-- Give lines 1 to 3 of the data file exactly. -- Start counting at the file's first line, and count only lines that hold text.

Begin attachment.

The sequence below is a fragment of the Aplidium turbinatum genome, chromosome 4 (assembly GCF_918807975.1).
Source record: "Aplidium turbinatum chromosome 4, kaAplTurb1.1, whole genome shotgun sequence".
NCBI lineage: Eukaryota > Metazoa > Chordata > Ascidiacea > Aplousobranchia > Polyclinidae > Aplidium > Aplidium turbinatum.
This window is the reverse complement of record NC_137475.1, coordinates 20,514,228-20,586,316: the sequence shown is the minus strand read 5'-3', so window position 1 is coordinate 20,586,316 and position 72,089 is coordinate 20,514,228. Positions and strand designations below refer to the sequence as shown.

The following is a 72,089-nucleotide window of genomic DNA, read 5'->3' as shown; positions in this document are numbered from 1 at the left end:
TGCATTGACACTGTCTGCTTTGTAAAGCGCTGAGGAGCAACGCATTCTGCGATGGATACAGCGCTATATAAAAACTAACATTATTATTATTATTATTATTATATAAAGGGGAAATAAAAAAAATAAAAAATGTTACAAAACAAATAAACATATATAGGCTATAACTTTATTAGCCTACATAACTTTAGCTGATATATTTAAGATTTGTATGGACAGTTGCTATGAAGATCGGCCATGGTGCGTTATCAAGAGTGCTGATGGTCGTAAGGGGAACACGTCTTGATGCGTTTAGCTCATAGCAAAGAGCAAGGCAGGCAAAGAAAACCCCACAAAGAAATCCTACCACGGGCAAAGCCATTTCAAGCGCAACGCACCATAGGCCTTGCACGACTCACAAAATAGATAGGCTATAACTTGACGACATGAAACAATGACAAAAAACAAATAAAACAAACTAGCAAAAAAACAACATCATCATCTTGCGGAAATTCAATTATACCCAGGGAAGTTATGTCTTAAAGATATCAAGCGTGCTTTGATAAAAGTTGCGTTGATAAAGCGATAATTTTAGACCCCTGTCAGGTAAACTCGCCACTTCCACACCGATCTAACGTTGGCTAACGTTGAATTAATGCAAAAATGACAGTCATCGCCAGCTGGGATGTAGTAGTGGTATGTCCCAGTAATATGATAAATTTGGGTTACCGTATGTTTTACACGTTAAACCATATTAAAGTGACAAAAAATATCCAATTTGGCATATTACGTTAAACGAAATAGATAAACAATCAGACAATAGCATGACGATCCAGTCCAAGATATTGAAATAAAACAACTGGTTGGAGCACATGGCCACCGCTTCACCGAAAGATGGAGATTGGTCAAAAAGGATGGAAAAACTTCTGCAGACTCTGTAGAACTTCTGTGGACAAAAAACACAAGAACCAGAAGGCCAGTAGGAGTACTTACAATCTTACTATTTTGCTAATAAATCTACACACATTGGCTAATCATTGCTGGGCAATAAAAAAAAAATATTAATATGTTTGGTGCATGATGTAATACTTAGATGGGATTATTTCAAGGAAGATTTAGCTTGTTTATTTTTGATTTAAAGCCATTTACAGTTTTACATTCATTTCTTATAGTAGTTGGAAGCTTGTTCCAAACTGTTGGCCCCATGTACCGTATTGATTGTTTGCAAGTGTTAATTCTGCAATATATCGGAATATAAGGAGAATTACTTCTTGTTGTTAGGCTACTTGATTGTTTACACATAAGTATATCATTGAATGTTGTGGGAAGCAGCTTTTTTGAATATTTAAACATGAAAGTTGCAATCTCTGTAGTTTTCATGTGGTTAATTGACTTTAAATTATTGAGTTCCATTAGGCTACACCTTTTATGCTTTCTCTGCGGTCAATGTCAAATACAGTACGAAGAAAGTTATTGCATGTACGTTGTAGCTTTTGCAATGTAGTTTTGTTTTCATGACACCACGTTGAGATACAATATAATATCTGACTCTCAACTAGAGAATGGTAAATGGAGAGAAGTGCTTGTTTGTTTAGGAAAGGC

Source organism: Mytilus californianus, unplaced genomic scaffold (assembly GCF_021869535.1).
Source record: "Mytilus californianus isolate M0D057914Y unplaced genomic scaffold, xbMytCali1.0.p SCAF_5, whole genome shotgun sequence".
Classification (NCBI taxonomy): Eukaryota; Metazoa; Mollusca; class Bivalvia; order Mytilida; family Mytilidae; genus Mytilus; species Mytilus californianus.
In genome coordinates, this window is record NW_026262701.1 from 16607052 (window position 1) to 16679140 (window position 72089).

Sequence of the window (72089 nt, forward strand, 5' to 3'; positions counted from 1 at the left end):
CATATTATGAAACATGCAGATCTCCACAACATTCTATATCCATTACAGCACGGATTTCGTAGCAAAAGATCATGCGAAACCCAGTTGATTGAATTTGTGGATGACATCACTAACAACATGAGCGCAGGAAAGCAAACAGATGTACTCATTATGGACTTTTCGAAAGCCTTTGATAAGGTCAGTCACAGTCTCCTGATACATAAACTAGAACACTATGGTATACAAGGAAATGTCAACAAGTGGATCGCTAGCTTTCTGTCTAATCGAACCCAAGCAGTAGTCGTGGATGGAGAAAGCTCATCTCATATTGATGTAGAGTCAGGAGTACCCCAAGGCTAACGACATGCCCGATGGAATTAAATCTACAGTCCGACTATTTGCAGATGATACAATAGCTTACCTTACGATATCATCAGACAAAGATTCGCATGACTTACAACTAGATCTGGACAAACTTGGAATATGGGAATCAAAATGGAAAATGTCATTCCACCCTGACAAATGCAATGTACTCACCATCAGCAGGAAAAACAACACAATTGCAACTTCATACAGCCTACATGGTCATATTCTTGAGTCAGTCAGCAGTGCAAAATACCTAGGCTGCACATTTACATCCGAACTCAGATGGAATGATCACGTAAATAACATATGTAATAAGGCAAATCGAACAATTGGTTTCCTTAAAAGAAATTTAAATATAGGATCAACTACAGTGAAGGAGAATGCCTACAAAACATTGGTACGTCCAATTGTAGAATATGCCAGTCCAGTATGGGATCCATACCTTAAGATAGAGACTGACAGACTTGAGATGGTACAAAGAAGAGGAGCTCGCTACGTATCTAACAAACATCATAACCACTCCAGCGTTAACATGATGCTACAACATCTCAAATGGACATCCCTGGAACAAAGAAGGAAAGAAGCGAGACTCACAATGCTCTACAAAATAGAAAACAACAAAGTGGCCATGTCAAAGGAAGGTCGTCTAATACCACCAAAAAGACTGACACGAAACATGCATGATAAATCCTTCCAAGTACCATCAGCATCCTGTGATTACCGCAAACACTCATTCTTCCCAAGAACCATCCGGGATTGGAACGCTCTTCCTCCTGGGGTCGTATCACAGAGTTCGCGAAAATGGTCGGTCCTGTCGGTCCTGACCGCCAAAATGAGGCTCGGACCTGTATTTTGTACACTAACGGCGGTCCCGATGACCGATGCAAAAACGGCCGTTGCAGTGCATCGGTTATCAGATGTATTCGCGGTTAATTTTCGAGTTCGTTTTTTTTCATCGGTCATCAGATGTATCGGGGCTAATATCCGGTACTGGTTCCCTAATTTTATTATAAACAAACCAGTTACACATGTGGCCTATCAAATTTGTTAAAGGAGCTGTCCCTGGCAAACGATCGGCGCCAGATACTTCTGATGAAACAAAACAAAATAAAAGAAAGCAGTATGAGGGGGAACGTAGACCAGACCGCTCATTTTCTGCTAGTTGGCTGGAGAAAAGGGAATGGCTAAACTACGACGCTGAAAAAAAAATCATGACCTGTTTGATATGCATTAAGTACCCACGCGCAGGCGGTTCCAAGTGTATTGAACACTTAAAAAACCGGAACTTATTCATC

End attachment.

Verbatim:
The sequence below is a fragment of the Aplidium turbinatum genome, chromosome 4 (assembly GCF_918807975.1).
Source record: "Aplidium turbinatum chromosome 4, kaAplTurb1.1, whole genome shotgun sequence".
NCBI lineage: Eukaryota > Metazoa > Chordata > Ascidiacea > Aplousobranchia > Polyclinidae > Aplidium > Aplidium turbinatum.